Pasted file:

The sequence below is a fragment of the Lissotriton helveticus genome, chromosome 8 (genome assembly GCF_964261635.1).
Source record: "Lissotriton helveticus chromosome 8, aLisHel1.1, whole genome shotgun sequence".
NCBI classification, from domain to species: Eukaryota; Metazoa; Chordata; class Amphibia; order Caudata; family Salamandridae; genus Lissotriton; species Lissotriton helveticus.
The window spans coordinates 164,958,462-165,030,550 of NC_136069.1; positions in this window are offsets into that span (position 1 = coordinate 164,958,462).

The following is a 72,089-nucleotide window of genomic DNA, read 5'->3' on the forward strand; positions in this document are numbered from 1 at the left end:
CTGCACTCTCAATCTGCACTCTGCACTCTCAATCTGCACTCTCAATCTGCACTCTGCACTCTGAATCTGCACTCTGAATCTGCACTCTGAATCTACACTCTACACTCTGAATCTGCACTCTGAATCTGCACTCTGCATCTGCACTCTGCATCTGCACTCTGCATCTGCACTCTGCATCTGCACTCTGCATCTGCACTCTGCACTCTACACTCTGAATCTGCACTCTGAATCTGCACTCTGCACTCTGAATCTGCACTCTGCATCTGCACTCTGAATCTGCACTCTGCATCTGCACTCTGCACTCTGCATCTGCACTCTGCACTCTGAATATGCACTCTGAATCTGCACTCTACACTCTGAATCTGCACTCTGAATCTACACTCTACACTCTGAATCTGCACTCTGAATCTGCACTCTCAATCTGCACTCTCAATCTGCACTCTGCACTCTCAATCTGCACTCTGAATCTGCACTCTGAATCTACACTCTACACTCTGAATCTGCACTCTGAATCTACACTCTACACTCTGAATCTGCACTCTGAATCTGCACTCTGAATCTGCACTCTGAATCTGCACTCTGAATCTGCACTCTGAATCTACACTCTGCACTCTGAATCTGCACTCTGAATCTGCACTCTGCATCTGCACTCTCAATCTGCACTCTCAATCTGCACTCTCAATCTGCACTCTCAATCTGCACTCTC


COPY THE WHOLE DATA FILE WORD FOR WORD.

The sequence below is a fragment of the Lissotriton helveticus genome, chromosome 8 (genome assembly GCF_964261635.1).
Source record: "Lissotriton helveticus chromosome 8, aLisHel1.1, whole genome shotgun sequence".
NCBI classification, from domain to species: Eukaryota; Metazoa; Chordata; class Amphibia; order Caudata; family Salamandridae; genus Lissotriton; species Lissotriton helveticus.
The window spans coordinates 164,958,462-165,030,550 of NC_136069.1; positions in this window are offsets into that span (position 1 = coordinate 164,958,462).

The following is a 72,089-nucleotide window of genomic DNA, read 5'->3' on the forward strand; positions in this document are numbered from 1 at the left end:
CTGCACTCTCAATCTGCACTCTGCACTCTCAATCTGCACTCTCAATCTGCACTCTGCACTCTGAATCTGCACTCTGAATCTGCACTCTGAATCTACACTCTACACTCTGAATCTGCACTCTGAATCTGCACTCTGCATCTGCACTCTGCATCTGCACTCTGCATCTGCACTCTGCATCTGCACTCTGCATCTGCACTCTGCACTCTACACTCTGAATCTGCACTCTGAATCTGCACTCTGCACTCTGAATCTGCACTCTGCATCTGCACTCTGAATCTGCACTCTGCATCTGCACTCTGCACTCTGCATCTGCACTCTGCACTCTGAATATGCACTCTGAATCTGCACTCTACACTCTGAATCTGCACTCTGAATCTACACTCTACACTCTGAATCTGCACTCTGAATCTGCACTCTCAATCTGCACTCTCAATCTGCACTCTGCACTCTCAATCTGCACTCTGAATCTGCACTCTGAATCTACACTCTACACTCTGAATCTGCACTCTGAATCTACACTCTACACTCTGAATCTGCACTCTGAATCTGCACTCTGAATCTGCACTCTGAATCTGCACTCTGAATCTGCACTCTGAATCTACACTCTGCACTCTGAATCTGCACTCTGAATCTGCACTCTGCATCTGCACTCTCAATCTGCACTCTCAATCTGCACTCTCAATCTGCACTCTCAATCTGCACTCTC